Important:

This article is for information purposes only.

Please remember that financial investments may rise or fall and past performance does not guarantee future performance in respect of income or capital growth; you may not get back the amount you invested.

There is no obligation to purchase anything but, if you decide to do so, you are strongly advised to consult a professional adviser before making any investment decisions.

Canadian home sales drop for fourth straight month

Canadian home sales

The CREA said seasonally adjusted home sales totalled nearly 48,686 in July, 3.5 per cent lower than 50,459 in June and off 28 per cent from their peak in March

The Canadian Real Estate Association (CREA) has said home sales cooled for a fourth month in a row in July as new supply dropped nearly three quarters of all markets across the country.

The association said Monday that seasonally adjusted home sales totalled nearly 48,686 in July, 3.5 per cent lower than 50,459 in June and off 28 per cent from their peak in March.

On a non-seasonally adjusted basis, home sales totalled 53,870, 15.2 per cent lower than 63,5000 during the previous July.

Despite the slowdown, it was the second-busiest July on record.

Led by Edmonton and Calgary, sales were down in two-thirds of all local markets. CREA says that might be because sales just started falling in those two cities. Montreal sales ticked up after moderating at the start of the year.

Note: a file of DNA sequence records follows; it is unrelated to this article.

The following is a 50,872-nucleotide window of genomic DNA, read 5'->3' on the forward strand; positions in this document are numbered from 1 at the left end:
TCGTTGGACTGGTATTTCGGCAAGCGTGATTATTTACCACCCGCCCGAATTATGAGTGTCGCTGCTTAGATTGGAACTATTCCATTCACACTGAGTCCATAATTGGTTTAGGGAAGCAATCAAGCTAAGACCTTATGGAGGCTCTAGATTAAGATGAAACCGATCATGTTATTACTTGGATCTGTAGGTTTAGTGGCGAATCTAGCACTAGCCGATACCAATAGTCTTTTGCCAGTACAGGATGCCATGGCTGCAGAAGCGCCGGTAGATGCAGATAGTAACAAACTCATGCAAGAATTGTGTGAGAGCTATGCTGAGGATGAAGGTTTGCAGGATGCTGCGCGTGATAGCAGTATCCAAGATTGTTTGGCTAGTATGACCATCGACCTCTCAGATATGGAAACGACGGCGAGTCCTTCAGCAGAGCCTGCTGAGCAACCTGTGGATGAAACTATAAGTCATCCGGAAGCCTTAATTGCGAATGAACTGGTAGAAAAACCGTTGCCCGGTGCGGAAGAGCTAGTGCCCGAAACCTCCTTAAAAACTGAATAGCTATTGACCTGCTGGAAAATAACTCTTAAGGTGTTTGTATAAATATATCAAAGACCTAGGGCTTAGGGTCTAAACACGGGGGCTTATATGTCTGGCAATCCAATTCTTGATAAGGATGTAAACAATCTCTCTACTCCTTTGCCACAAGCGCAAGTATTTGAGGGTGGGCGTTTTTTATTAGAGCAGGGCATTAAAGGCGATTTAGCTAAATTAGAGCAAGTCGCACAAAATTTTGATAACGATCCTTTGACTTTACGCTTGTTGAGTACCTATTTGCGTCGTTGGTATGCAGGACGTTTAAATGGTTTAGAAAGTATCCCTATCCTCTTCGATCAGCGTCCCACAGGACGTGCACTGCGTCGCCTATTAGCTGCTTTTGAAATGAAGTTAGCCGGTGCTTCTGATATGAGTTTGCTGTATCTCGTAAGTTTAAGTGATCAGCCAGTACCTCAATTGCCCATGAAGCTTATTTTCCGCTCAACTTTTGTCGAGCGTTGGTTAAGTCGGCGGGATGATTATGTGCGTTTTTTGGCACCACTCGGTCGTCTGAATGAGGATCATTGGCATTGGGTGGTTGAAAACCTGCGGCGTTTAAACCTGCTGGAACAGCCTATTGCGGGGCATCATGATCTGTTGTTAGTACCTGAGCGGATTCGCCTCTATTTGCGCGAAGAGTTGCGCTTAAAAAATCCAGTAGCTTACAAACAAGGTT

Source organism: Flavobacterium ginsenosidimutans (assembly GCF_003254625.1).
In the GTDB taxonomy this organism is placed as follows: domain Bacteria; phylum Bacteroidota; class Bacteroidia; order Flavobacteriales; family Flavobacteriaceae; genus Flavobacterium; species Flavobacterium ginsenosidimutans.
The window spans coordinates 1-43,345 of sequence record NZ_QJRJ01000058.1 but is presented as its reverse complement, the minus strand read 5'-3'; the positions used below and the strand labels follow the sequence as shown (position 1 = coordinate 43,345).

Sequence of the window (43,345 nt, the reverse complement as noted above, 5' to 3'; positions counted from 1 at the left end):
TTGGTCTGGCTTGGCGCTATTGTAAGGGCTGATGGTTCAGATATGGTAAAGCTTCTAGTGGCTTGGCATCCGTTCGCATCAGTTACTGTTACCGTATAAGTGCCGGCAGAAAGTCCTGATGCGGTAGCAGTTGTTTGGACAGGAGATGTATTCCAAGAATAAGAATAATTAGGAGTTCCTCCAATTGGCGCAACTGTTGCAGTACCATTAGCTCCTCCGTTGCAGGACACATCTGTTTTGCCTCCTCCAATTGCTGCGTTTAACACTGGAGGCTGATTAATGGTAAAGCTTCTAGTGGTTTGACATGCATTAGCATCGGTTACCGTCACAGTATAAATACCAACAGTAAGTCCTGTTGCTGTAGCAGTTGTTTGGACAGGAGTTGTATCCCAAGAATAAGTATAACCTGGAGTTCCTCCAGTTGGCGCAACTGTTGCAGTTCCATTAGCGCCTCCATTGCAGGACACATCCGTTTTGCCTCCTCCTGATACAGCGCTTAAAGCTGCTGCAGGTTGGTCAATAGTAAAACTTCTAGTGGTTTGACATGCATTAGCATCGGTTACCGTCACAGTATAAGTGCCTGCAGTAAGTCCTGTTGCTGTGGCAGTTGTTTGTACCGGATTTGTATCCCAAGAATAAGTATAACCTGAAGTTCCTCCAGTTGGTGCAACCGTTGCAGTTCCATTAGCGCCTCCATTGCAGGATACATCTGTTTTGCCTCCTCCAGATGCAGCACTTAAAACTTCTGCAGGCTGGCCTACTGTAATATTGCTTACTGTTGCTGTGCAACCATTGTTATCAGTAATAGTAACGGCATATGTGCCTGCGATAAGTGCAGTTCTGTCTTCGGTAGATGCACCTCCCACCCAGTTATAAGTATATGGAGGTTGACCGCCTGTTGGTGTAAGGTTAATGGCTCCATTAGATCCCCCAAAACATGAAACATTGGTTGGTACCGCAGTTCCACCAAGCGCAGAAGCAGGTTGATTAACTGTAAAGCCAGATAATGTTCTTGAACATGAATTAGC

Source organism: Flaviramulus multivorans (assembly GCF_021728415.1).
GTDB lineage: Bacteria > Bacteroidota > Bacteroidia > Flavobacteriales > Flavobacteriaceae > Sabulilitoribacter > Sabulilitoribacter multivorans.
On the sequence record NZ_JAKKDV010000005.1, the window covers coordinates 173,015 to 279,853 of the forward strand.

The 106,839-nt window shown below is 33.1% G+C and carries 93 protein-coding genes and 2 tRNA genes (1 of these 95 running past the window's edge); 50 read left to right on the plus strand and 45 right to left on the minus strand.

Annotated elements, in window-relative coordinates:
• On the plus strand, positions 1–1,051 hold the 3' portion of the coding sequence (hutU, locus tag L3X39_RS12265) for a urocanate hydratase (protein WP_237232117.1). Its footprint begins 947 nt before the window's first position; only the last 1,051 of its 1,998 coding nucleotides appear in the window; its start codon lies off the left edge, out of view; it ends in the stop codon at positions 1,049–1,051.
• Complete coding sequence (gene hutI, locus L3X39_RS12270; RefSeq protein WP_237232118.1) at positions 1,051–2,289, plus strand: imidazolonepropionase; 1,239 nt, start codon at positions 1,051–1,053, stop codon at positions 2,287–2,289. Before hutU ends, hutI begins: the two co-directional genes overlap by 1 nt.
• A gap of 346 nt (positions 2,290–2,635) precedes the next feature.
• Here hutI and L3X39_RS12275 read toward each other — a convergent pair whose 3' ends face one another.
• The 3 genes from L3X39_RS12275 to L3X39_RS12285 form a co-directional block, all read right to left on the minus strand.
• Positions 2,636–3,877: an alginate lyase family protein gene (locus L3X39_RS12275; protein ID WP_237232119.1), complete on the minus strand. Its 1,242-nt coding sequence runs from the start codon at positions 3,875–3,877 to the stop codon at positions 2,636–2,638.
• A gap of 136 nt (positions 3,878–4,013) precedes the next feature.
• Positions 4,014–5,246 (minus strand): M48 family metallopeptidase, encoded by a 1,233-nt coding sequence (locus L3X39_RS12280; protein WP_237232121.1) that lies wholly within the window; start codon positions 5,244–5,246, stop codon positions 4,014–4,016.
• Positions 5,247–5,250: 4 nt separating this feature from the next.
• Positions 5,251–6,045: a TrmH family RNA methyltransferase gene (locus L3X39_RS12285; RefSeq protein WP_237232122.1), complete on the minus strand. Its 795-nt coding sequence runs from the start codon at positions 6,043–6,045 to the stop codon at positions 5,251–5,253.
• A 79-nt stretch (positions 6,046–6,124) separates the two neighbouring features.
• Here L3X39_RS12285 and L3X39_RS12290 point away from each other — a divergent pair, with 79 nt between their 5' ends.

Even though sales continue to drop, prices have gone up. The national MLS Home Price Index advanced 0.6 per cent from June and is up 22.2 per cent year over year (YOY).

Ontario leads the way in year-over-year price growth at around 30 per cent, driven mostly by gains outside of the Greater Toronto Area (GTA).

The slowdown we’ve seen in home sales over the last few months has not been surprising, given that the level of activity we were seeing back in March was unsustainable, said Shaun Cathcart, CREA’s senior economist.

But we are not returning to normal, we are only returning to where we were before COVID, which was a far cry from normal. The problem of high housing demand amid low supply has not gone anywhere – it’s arguably worse, he said.

Prices remain elevated due to historically low mortgage rates as well as a lack of inventory for sale.

The number of newly listed homes declined 8.8 per cent in July compared to June, with the GTA, Montreal, Vancouver, and Calgary leading the way in declines.

The national sales-to-new listings ratio was 74 per cent in July 2021, compared to the long-term average of 54.7 per cent. The 2.3 months of inventory is half of the long-term average.

Important:

This article is for information purposes only.

Please remember that financial investments may rise or fall and past performance does not guarantee future performance in respect of income or capital growth; you may not get back the amount you invested.

There is no obligation to purchase anything but, if you decide to do so, you are strongly advised to consult a professional adviser before making any investment decisions.